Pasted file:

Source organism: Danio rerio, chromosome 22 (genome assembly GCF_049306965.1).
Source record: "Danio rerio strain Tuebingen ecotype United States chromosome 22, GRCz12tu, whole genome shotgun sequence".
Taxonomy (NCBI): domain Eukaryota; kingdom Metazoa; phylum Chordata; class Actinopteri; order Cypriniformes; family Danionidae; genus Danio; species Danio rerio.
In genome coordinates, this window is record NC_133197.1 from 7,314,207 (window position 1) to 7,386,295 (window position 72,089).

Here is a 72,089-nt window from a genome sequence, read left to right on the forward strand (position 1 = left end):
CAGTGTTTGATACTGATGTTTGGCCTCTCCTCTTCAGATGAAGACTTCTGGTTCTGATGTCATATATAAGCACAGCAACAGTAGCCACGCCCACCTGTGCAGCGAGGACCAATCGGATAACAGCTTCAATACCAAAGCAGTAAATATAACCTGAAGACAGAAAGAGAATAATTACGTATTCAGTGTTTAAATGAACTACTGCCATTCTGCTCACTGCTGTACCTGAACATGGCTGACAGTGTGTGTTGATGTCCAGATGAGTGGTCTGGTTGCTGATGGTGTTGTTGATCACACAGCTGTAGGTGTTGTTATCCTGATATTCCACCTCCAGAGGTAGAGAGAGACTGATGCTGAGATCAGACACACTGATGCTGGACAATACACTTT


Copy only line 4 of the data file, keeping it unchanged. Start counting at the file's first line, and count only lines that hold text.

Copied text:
In genome coordinates, this window is record NC_133197.1 from 7,314,207 (window position 1) to 7,386,295 (window position 72,089).